The News Service’s own (and recent Emmy winner!) Princine Lewis traveled to last week’s inauguration of President Barack Obama. She’s graciously agreed to share her personal thoughts and experiences with us:
I am still trying to wrap my head around the fact that America has elected its first black president – even though I was one of the tiny specks you saw waving my American flag excitedly on the National Mall on Inauguration Day.
It has taken me some time to write this post because I have been thinking – “How can I capture the emotion of such an incredible experience?” Being on the mall that day is something I will remember and treasure for the rest of my life.
President Barack Obama – I just get a kick out of typing and saying this – has generated a lot of excitement among those thirsty for change and hope. But his election is especially poignant for me as the child of a father who fought in segregated troops in World War II and parents who attended segregated schools.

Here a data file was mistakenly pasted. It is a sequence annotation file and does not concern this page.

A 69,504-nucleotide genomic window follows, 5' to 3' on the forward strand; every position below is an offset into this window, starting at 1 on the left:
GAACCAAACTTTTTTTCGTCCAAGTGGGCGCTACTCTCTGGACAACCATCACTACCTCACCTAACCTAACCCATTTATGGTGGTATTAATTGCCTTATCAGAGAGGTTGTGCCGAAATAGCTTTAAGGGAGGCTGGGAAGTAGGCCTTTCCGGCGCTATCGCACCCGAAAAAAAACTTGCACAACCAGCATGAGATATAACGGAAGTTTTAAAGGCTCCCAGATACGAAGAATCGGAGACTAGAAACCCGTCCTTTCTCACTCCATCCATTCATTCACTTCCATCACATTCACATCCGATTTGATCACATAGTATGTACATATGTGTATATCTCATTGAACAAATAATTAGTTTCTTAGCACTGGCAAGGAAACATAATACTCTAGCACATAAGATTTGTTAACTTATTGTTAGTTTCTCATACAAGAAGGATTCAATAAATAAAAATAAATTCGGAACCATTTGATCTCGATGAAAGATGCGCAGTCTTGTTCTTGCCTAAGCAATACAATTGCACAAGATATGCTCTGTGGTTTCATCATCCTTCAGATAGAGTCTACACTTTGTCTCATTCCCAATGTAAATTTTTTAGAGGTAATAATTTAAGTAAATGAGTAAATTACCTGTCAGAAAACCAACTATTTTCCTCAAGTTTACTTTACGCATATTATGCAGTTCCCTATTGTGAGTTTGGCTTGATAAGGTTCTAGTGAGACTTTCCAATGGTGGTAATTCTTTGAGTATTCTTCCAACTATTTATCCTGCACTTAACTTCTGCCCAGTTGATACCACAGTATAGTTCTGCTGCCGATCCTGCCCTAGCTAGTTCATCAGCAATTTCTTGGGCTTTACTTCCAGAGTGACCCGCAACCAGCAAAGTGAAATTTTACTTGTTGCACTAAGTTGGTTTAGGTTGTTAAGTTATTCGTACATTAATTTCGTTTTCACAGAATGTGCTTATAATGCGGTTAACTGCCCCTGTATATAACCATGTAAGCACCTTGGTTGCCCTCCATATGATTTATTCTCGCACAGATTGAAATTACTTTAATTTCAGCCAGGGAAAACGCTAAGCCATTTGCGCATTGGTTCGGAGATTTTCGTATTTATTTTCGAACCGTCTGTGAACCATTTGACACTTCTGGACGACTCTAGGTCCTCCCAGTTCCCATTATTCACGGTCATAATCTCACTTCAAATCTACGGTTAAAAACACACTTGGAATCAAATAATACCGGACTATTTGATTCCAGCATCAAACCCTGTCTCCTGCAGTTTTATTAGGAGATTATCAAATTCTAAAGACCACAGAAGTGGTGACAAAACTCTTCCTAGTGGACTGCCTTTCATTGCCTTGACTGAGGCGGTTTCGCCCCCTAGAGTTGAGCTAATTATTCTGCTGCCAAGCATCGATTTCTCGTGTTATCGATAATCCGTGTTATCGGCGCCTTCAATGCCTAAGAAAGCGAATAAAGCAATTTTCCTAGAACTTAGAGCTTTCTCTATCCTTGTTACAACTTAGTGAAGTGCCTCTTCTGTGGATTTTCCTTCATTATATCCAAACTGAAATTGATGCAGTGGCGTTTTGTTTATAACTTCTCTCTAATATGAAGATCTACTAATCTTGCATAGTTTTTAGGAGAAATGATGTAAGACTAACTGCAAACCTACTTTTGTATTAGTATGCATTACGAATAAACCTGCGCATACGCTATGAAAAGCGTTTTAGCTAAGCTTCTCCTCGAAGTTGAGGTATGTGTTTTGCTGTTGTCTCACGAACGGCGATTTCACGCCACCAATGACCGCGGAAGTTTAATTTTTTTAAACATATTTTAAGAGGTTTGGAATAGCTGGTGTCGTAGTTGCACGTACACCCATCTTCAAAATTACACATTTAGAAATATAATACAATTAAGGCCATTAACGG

Words cannot describe the emotion and feelings of excitement and goodwill in Washington during the Inauguration. You almost forgot about the cold temperatures – almost. But it was worth braving the cold to join the diverse sea of humanity – from the Canadians waving their flags to the Jamaican drum band playing in celebration on the National Mall – to witness this unforgettable moment in our shared history.
I think sometimes we take for granted what it means to be an American – but I was bursting with pride as I joined more than a million people singing “America The Beautiful” and the “The Star Spangled Banner” – and how could you not be moved by Aretha Franklin singing “Let Freedom Ring?”
It gives me hope that Obama was able to connect with a wide variety of people. And as I continue to be struck and thrilled by those images depicting all of America’s presidents and the contrast of No. 44, I hope Obama’s election isn’t a brief anomaly but a sign that Americans can finally put aside their biases and elect whom they feel is the best leader for our country.